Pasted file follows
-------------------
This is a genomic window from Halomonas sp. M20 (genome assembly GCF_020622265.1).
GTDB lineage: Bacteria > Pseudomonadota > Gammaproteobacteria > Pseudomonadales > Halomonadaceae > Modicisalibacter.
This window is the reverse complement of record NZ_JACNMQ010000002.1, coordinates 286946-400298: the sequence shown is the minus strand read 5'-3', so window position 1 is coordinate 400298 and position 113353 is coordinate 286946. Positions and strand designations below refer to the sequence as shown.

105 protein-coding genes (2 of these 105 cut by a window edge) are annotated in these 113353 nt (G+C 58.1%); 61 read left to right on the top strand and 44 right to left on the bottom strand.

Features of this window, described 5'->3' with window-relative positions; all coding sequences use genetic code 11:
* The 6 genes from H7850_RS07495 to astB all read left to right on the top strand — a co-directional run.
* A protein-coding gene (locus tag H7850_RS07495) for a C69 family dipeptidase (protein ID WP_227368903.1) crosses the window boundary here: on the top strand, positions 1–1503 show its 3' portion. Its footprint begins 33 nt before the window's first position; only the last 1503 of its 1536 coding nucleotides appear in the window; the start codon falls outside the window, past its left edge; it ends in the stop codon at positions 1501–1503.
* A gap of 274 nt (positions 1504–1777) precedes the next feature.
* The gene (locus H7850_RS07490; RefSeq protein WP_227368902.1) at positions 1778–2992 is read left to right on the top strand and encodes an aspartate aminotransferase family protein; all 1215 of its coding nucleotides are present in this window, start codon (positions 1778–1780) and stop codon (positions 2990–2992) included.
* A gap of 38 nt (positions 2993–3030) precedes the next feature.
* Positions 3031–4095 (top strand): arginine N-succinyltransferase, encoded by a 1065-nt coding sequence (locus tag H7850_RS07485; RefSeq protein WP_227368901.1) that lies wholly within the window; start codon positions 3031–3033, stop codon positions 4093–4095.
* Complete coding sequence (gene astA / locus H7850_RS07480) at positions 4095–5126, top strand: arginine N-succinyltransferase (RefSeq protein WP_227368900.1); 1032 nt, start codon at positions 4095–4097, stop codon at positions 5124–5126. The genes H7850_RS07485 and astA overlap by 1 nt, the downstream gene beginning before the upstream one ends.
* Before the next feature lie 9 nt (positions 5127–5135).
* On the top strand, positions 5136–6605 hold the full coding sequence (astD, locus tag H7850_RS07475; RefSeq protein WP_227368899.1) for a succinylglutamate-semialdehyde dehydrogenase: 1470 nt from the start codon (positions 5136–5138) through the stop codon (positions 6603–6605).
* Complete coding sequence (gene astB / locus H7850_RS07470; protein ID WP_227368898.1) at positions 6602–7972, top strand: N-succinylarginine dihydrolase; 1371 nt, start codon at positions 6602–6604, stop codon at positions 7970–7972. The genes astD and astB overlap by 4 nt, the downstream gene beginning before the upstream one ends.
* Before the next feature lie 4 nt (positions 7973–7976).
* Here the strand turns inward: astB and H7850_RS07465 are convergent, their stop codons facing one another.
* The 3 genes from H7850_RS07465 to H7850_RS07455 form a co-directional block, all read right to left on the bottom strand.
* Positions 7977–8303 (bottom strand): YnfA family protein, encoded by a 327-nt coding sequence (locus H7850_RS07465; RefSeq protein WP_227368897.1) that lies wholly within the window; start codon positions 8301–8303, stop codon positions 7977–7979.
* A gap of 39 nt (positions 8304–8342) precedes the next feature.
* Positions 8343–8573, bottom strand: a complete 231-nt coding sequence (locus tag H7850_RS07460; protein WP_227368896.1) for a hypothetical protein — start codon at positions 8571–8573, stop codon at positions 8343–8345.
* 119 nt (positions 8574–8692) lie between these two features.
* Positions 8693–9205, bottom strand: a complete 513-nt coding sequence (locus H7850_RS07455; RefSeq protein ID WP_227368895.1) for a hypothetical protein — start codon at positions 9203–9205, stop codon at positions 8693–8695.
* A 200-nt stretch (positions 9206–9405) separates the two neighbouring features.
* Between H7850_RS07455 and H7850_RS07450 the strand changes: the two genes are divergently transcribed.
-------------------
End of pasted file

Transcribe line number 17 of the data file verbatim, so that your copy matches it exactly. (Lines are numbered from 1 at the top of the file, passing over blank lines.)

* Here the strand turns inward: astB and H7850_RS07465 are convergent, their stop codons facing one another.